1638 Demi-Culverin Drake Sovereign of the Seas

The most powerfully armed ship in the world with cannons made in Horsmonden

We know of one remaining cannon and are on the look out for any more!

1638 Demi-Culverin Drake Sovereign of the Seas

Sovereign of the Seas was a 17th-century warship of the English Navy. She was ordered as a 90-gun first-rate ship of the line of the English Royal Navy, but at launch was armed with 102 bronze guns at the insistence of the king. It was later renamed HMS Sovereign, and then HMS Royal Sovereign at the Restoration of Charles II. The elaborately gilded stern ordered by Charles I of England meant enemy ships knew it as the “Golden Devil”. She was launched on 13 October 1637, and served from 1638 until 1697, when a fire burnt the ship to the waterline at Chatham.

Charles I ordered 102 bronze cannon, to ensure it was the most powerfully armed ship in the world; these were made by John Browne. Sovereign of the Seas had 118 gun ports and only 102 guns. The shape of the bow meant that the foremost gun ports on the lower gun deck were blocked by the anchor cable. Consequently, the fore chase – the guns facing forward – occupied the next ports. There were two demi-cannon drakes – one port, one starboard – some 11.5 feet (3.5 m) long, weighing together five tons (5000 kg). They had a bore of 6.4 to 6.75 inches (16.3 to 17.1 centimetres) and fired a shot weighing 32 to 36 pounds (15 to 16 kilograms), using around ten pounds of gunpowder.

In the third ports from the bow, there were two 11-foot (3.4 m) demi-cannon drakes weighing, together, 4.3 tons (4300 kg). Behind them were twenty cannon drakes, nine feet long, and weighing in all 45.7 tons (45700 kg). In the third port from the stern were two more 11-foot (3.4 m) demi-cannon drakes weighing, together, 4.3 tons (4300 kg). The last two ports on either side were occupied by the stern chase – four 10.5-foot (3.2 m) demi-cannon drakes weighing a total of 11.4 tons (11400 kg).

The middle gun deck had heavy fortified culverins – that is, guns short for their bore – fore and aft. There were two 11.5-foot (3.5 m) pieces, weighing 4.8 tons (4800 kg), in the fore chase; four 11.5-foot (3.5 m) pieces, weighing 10.2 tons (10200 kg), in the stern chase. Immediately behind the fore chase were two demi-culverin drakes, eight to nine feet (2.4 to 2.7 m) long, weighing some 1.9 tons (1900 kg). Then came twenty-two 9.5-foot (2.9 m) culverin drakes weighing a total of 30.4 tons (30400 kg).

On the upper gun deck there were two 10-foot (3.0 m) fortified demi-culverins in the fore chase and two in the stern chase, both pairs weighing 2.8 tons (2800 kg). Between them there were twenty-two demi-culverin drakes, eight to nine feet (2.4 to 2.7 m) long, weighing over 21 tons (21000 kg) in total.

There were eight eight-to-nine-foot (2.4 to 2.7 m) demi-culverin drakes weighing 7.7 tons (7700 kg) in the forecastle; another six weighing 5.7 tons (5700 kg) on the half-deck. The quarter-deck carried two six-foot demi-culverin drake cutts – a cutt, again, being a shorter version of a gun – weighing 16 hundredweight (726 kg). Then there were another two six-foot culverin cutts, weighing 1.3 tons (1,179 kg), aft of the forecastle bulkhead. In all, Sovereign of the Seas carried 155.9 tons (141,430 kg) of guns – and that did not include the weight of the gun carriages. Altogether they cost £26,441 13s 6d including £3 per piece to have the Tudor rose, a crown and the motto: Carolvs Edgari sceptrvm aqvarum – “Charles has established Edgar’s sceptre of the waters” – engraved on them. The gun carriages, made by Matthew Banks, Master Carpenter for the Office of Ordinance, cost another £558 11s 8d.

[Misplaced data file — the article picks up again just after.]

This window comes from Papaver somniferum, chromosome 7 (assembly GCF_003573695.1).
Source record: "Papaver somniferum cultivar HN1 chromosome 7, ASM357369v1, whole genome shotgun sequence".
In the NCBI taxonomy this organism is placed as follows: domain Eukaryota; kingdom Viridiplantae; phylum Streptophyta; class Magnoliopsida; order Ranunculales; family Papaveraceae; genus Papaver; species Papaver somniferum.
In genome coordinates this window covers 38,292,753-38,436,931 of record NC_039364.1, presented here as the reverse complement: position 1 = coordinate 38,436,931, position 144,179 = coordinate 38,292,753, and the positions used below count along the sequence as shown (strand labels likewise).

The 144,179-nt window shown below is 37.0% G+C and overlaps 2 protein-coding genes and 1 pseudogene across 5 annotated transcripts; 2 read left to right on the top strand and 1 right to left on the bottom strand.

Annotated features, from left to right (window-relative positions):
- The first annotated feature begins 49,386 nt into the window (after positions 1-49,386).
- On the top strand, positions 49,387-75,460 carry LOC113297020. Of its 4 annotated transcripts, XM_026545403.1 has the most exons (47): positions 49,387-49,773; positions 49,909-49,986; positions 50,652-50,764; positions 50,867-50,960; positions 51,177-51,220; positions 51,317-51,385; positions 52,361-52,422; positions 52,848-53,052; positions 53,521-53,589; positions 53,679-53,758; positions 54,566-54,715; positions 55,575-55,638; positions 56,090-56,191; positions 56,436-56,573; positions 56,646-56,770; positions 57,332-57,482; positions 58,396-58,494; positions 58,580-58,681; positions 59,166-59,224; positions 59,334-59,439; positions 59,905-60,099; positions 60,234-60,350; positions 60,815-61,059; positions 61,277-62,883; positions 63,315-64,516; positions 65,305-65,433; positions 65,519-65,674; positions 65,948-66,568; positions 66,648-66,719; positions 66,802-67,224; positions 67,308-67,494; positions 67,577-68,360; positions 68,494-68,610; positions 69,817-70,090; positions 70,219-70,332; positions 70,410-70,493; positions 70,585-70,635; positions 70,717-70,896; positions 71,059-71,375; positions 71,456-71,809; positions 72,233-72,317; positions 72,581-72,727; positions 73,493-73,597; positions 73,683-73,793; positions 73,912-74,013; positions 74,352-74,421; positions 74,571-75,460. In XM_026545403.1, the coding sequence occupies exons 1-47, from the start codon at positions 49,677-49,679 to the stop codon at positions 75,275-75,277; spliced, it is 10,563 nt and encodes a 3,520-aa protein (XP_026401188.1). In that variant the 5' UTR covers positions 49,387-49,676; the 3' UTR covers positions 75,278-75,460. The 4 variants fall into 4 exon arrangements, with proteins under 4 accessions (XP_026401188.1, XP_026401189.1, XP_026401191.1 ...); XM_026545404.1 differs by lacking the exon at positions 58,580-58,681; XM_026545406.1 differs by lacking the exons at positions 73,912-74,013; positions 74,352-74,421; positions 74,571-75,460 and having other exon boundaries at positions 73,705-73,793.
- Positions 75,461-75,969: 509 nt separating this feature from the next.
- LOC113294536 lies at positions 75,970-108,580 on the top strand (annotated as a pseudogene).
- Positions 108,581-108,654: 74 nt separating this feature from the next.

By 1642, her armament had been reduced to 90 guns. Until 1655, she was also exceptionally large for an English vessel; no other ships of Charles were larger than Prince Royal.

Lower deck
Broadside 20 × cannon drakes (42-pdrs)
Stern chasers 4 × demi-cannon drakes (32-pdrs)
Bow chasers 2 × demi-cannon drakes (32-pdrs)
Luffs 2 × demi-cannon drakes (32-pdrs)
Middle deck
Broadside 22 × culverin drakes (18-pdrs)
2 × demi-culverin drakes (9-pdrs)
Stern chasers 4 × culverins (18-pdrs)
Bow chasers 2 × culverins (18-pdrs)
Upper deck
Broadside 22 × demi-culverin drakes (9-pdrs)
Stern chasers 2 × demi-culverins (9-pdrs)
Bow chasers 2 × demi-culverins (9-pdrs)
Quarter deck
6 × demi-culverin drakes (9-pdrs)
Poop deck
2 × demi-culverin drakes (9-pdrs)
Forecastle
8 × demi-culverin drakes (9-pdrs)
2 × culverin drakes (18-pdrs);
90 guns (1642);
100 guns (1660).

Keyfacts

Type: Demi-Culverin Drake
Gunfounder: John Browne
Cast: 1638
Material: Fine Metal
Weight: 20-0-23
Shot: Approx. 9 pounds
Distinctive markings: C R plus Rose and Crown on an anchor and number D XVIIII (19). MOUNTIOY EARLE OF NEWPORT M. GENERALL OF THE ORDNANCE. JOHN BROWNE MADE THIS PEECE ANO 1638.
Ship: HMS Sovereign of the Seas
Discovered: Unknown
Current Location: Woolwich
Photos: Ruth Rhynas Brown

Notes by Ruth Rhynas Brown

“When Richard Phillips died, the Office of Ordnance were left with only one gun-foundry capable of casting bronze guns. After various options were examined, John Browne, King’s founder of iron ordnance, offered to turn one of his ironworks in Kent into a foundry for casting bronze guns. The works were converted in 1634. It took a year or two to sort out the teething problems but by the late 1630s Browne embarked on the project to cast the guns for the great ship, Sovereign of the Seas. For this, the works had to be enlarged but out of the 102 guns cast for the Sovereign, 96 bronze guns, including cannon of seven, demi-cannons and culverins, weighing between 45 and 57 cwt- were cast by Browne in the space of a few months. Of the guns cast, only a single demi-culverin drake remains, with its elaborate coat of arms in the Royal Artillery collection at Woolwich.”

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